Release Date: April 22, 2016

If there’s one series that Nintendo fans have been clamoring for, it’s probably Metroid. Then F-Zero. Star Fox is definitely a close third, though. Sure, its legacy has been somewhat marred by various mediocre releases: Star Fox 64 was a tough act to follow. The upcoming Zero, however, looks like it might just do the trick. Co-developed by developer darling Platinum Games (Bayonetta, Madworld, Metal Gear Rising), Zero looks to be bringing Star Fox back to its action roots and is even managing to incorporate the Arwing’s Walker transformation from the cancelled Star Fox 2, among other things. With Platinum on-board and an emphasis on the classic gameplay of the first two games in the series, I’ve got a good feeling that this one might be the game to put Star Fox back on top.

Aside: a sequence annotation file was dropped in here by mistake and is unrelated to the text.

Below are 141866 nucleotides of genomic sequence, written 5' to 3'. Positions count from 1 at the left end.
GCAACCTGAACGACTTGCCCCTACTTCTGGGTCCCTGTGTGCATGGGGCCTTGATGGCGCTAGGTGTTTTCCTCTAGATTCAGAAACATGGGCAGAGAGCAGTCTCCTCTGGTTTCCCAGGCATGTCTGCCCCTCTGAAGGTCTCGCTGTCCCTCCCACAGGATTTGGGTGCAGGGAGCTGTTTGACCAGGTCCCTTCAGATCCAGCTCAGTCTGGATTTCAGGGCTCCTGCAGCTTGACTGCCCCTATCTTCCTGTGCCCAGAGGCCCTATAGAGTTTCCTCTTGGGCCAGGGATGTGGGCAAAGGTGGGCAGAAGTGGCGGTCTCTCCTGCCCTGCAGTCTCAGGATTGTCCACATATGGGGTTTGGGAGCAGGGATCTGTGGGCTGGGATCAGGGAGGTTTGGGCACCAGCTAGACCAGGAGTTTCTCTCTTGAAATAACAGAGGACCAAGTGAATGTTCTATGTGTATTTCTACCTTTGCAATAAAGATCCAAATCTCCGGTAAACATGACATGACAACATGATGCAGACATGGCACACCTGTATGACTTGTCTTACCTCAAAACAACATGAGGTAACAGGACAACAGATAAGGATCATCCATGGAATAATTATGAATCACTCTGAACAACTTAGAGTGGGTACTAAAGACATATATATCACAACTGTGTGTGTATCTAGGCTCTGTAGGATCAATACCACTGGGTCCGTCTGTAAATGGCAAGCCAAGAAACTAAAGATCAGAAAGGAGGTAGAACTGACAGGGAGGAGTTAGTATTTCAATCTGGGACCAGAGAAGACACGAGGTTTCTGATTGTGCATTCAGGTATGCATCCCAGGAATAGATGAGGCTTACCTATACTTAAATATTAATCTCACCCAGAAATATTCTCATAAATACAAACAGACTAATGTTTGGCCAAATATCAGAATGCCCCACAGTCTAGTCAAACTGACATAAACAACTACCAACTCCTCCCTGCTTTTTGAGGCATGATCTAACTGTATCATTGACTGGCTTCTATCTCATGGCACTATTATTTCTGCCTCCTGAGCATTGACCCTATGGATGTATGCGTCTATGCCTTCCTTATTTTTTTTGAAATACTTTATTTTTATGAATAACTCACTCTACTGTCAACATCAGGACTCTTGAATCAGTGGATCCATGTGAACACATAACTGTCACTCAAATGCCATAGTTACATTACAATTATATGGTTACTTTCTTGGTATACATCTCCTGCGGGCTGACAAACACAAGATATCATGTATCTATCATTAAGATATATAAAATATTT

8. Timespinner

Publisher/Developer: Lunar Ray Games
Platform: PC, PlayStation 4, PlayStation Vita, 3DS
Release Date: July 2016

Timespinner was merely an honorable mention last year, but it ended up getting pushed back to 2016, much to my chagrin. One of my Kickstarter darlings from quite some time ago, Timespinner is looking to evoke various classic games like Castlevania: Symphony of the Night and MegaMan X, with a SNES-inspired artstyle. Players take on the role of Lunais, a young woman with the power to control time. After the technologically advanced empire of Lachiem kills her family, she vows revenge, travelling through history to destroy them all. With interesting time manipulation mechanics and solid-looking gameplay, Timespinner looks like it will be worth the wait.

7. Cuphead

Publisher/Developer: Studio MDHR
Platform: PC, Xbox One
Release Date: 2016